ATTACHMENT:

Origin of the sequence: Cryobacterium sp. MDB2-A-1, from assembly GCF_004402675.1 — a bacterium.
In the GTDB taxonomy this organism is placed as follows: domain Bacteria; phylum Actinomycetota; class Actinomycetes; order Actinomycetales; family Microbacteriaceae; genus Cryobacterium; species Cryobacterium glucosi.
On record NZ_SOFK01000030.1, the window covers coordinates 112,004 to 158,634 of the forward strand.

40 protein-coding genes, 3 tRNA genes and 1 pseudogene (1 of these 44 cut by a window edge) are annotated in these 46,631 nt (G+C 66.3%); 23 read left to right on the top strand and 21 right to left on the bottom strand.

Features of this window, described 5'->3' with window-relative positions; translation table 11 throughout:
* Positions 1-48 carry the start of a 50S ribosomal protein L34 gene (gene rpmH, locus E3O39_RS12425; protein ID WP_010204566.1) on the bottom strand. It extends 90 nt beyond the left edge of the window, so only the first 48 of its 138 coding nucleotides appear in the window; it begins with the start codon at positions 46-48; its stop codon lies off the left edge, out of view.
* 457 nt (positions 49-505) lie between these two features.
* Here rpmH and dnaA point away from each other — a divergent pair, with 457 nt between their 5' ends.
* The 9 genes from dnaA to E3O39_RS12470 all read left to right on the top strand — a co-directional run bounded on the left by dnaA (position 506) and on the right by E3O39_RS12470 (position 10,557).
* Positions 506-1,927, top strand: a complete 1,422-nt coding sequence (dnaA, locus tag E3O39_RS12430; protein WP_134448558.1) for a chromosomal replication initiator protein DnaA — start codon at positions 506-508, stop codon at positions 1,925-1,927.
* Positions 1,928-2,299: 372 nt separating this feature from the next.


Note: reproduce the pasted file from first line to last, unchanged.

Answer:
Origin of the sequence: Cryobacterium sp. MDB2-A-1, from assembly GCF_004402675.1 — a bacterium.
In the GTDB taxonomy this organism is placed as follows: domain Bacteria; phylum Actinomycetota; class Actinomycetes; order Actinomycetales; family Microbacteriaceae; genus Cryobacterium; species Cryobacterium glucosi.
On record NZ_SOFK01000030.1, the window covers coordinates 112,004 to 158,634 of the forward strand.

40 protein-coding genes, 3 tRNA genes and 1 pseudogene (1 of these 44 cut by a window edge) are annotated in these 46,631 nt (G+C 66.3%); 23 read left to right on the top strand and 21 right to left on the bottom strand.

Features of this window, described 5'->3' with window-relative positions; translation table 11 throughout:
* Positions 1-48 carry the start of a 50S ribosomal protein L34 gene (gene rpmH, locus E3O39_RS12425; protein ID WP_010204566.1) on the bottom strand. It extends 90 nt beyond the left edge of the window, so only the first 48 of its 138 coding nucleotides appear in the window; it begins with the start codon at positions 46-48; its stop codon lies off the left edge, out of view.
* 457 nt (positions 49-505) lie between these two features.
* Here rpmH and dnaA point away from each other — a divergent pair, with 457 nt between their 5' ends.
* The 9 genes from dnaA to E3O39_RS12470 all read left to right on the top strand — a co-directional run bounded on the left by dnaA (position 506) and on the right by E3O39_RS12470 (position 10,557).
* Positions 506-1,927, top strand: a complete 1,422-nt coding sequence (dnaA, locus tag E3O39_RS12430; protein WP_134448558.1) for a chromosomal replication initiator protein DnaA — start codon at positions 506-508, stop codon at positions 1,925-1,927.
* Positions 1,928-2,299: 372 nt separating this feature from the next.